Tuesday, June 2, 2015

Pennsylvania, Part 1: Philadelphia

Pennsylvania is a fantastic state for road tripping. Philadelphia and Pittsburgh are fascinating cities, and the points in between are beautiful. I've had several adventures while cruising through this state, each of which has been exciting and memorable in its own way.

My first trip through Pennsylvania was with my college sketch comedy group Casual Sketch in the spring of 2000. We were on our way to perform at a comedy festival at the University of Miami, Ohio. My friend Adam was riding shotgun. Being a native of Pennsylvania, he proclaimed himself to be an expert at navigating the state. Additionally, he was convinced that Pennsylvania cops turned a blind eye to speeding, and as such, our stint through the state would be a great opportunity to hit the gas and save some time. I was suspicious of this claim and refused to test it while I was driving, so when we pulled off at the first rest stop in Pennsylvania, he took the wheel and I took shotgun.  From there we gunned it down the highway, hitting speeds upwards of 90 MPH.

It didn't take long before Adam's theory of lax law enforcement was proven wrong. Flashing blues caught up to us after about ten miles. The cop was not kind, and he clearly got a great deal of satisfaction from writing us a $250 ticket. In the process, he asked for our registration and proof of insurance. I reached for my wallet to produce the insurance card, only to realize the wallet wasn't in my pocket. I searched the car frantically as the cop lectured us, but the insurance card - and the wallet - were nowhere to be found. There was only one explanation. It must have fallen out of the car when we switched drivers.

After accepting the ticket, we doubled back and returned to the rest stop, driving at a much more reasonable speed this time. Sure enough, the wallet was sitting on the ground in the rest stop parking lot. The speeding ticket was a total bummer, but clearly we deserved it, and without it, we could have driven hundreds of miles before I noticed my wallet was missing. 

The rest of the trip was plenty eventful. It included a bizarre interaction at a Burger King that's detailed in the post on Ohio, and a kick-ass show at the comedy festival which would be our first taste of success as a group. On the way back, Adam was inspired to drive for fourteen hours straight. At 3:00 AM, he put Pink Floyd's Dark Side of the Moon in the CD player and blasted it as we cruised up the Merritt Parkway. That was the first time I had heard the album. I'd go on to listen to it about eighteen thousand more times over the next fifteen years.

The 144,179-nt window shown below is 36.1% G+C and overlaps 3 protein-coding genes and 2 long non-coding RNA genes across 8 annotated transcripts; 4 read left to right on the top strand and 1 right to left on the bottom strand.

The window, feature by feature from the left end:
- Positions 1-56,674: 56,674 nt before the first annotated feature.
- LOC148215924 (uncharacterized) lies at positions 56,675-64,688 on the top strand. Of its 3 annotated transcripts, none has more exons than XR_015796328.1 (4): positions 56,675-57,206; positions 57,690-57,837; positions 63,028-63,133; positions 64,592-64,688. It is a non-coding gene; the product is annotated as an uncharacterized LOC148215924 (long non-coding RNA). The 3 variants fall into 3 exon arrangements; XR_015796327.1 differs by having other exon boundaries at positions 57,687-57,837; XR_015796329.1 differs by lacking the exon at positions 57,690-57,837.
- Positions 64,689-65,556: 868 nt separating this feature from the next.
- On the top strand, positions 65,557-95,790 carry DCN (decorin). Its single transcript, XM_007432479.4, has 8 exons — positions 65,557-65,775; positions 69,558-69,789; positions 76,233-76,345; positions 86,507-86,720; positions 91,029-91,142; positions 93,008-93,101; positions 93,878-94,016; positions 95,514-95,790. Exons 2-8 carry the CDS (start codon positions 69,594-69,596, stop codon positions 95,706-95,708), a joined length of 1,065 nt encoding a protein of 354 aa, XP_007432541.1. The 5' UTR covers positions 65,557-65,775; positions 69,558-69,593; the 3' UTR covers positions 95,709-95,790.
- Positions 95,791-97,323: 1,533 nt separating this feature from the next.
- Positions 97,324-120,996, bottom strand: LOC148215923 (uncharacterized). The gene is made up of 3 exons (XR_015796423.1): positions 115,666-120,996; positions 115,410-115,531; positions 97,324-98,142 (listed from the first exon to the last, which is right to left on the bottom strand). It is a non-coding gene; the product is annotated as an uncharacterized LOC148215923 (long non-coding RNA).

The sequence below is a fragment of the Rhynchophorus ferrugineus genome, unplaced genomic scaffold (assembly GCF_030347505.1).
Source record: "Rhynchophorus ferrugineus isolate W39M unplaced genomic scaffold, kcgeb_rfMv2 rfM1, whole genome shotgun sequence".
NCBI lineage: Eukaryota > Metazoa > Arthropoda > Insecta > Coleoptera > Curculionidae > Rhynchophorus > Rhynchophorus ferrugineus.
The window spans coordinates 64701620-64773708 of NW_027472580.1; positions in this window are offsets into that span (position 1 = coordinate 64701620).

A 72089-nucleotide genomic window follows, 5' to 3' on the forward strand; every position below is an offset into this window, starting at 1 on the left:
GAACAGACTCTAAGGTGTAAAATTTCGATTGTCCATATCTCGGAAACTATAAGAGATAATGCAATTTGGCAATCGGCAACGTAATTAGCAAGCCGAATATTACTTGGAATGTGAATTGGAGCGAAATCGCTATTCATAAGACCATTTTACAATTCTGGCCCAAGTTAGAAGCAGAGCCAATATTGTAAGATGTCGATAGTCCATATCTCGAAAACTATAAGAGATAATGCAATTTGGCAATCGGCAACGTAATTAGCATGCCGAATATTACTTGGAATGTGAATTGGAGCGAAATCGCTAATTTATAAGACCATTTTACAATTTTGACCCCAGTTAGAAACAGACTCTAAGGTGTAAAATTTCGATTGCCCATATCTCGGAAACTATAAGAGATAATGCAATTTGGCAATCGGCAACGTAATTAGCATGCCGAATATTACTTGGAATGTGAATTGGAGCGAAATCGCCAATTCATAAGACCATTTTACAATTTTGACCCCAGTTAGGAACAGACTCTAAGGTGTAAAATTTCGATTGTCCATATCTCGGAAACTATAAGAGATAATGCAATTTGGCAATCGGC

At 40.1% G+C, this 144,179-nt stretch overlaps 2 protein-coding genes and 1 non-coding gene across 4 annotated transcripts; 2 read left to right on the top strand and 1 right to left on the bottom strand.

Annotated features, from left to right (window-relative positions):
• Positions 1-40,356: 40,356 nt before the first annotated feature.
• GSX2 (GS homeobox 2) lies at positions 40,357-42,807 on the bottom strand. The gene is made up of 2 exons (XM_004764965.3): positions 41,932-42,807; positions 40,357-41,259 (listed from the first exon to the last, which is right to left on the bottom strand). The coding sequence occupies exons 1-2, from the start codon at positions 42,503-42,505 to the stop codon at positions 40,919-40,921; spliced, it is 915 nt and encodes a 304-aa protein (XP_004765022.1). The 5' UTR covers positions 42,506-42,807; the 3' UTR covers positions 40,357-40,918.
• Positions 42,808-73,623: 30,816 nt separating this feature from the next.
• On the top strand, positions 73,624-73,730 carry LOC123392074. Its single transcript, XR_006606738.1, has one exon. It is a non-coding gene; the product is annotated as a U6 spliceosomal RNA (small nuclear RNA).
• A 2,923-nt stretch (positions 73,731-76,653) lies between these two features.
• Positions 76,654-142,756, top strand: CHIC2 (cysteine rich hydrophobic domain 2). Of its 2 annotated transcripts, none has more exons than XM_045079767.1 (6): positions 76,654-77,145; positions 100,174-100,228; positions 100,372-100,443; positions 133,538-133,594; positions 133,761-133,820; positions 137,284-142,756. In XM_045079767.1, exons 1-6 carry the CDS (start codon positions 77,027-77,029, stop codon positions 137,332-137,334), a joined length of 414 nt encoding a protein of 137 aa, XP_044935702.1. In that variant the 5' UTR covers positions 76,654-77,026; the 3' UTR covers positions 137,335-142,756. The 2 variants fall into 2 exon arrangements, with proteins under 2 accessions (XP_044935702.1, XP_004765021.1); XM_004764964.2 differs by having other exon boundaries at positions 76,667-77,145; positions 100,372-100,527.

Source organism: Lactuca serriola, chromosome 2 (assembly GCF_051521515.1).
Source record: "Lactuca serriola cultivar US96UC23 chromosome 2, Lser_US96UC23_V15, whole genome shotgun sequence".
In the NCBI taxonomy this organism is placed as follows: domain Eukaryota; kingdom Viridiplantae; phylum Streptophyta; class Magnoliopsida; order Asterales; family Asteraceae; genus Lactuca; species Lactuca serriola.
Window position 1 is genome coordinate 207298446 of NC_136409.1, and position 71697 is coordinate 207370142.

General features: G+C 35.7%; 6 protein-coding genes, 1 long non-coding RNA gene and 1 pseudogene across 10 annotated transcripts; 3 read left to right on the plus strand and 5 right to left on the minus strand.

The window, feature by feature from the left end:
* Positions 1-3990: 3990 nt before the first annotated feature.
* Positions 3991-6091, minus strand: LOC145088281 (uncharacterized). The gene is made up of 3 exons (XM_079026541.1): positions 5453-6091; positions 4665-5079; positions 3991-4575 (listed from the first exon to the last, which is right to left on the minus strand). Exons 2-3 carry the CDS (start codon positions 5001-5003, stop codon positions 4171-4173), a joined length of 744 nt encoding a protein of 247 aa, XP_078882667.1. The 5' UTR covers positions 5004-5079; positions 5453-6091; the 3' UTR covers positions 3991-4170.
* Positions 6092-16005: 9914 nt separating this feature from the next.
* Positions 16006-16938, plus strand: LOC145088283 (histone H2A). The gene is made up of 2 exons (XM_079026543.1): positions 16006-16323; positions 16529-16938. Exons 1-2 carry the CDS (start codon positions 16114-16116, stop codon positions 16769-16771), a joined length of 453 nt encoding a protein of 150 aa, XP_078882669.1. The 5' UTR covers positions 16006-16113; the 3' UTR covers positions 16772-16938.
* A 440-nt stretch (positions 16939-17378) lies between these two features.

About a year after my first encounter with Pennsylvania, Adam and I were sitting in our friend Jeremy's dorm room and the three of us had just started watching the Big Lebowski. As the opening credits rolled, we started talking about dinner, and Jeremy brought up his craving for cheesesteak. Adam said he knew where to get the world's best cheesesteak. It was a mere five hours away. This sparked an idea that's completely idiotic by conventional standards, but downright brilliant to college students who are adventurous and hungry. Road trip! We turned off the DVD player, grabbed some provisions, picked up Jeremy's girlfriend Senofer, and hit the road to Philadelphia.

After an antic-filled drive that included stopping at the signs that announced the arrival of each new state, we arrived in Philadelphia at about 4:30 AM. In the pre-dawn hours, I could already tell that Philadelphia was a vibrant and bizarre city. Colorful murals appeared on every street corner, and two-way roads were separated by a row of cars parallel parked in the center of the street.

Eventually we made it through the city and arrived at our destination, Pat's King of Steaks. This place is not just an eatery, it's a Philadelphia institution. Pat's has been around for eighty-five years and it claims to be the inventor of the cheesesteak sandwich. Fortunately for us, it's open twenty-four hours a day.

Ordering a cheesesteak at Pat’s is a ritual akin to that of the soup nazi from Seinfeld. One must swiftly specify their cheese and onion preferences, and then scoot over to the next window to order drinks and sides. I recommend a “cheez whiz wit," which is short for a steak sandwich with cheez whiz and grilled onions. Cheez whiz is nasty on its own, but it is absolute heaven on a cheesesteak sandwich. 'Wit' is short for 'with onions.' You can also order them 'witout.'

The result is a delicious sandwich featuring tender, juicy steak, delicious melted cheese, and tasty grilled onions on a toasted bun. It's a fantastic meal that was made even better by the journey we took to obtain it.

Jeremy, Adam and I enjoy the sandwich worth a 300 mile journey to obtain.
Across the street from Pat's lies Geno's Steaks, a flashier steak shop that lacks the character of Pat's but somehow features longer lines. Which shop has the better sandwich is the subject of much debate among Philadelphia locals. If you meet someone from Philly, you can bond with them instantly by asking them, "Pat's or Geno's?" Pat's has a clear viewpoint on the matter...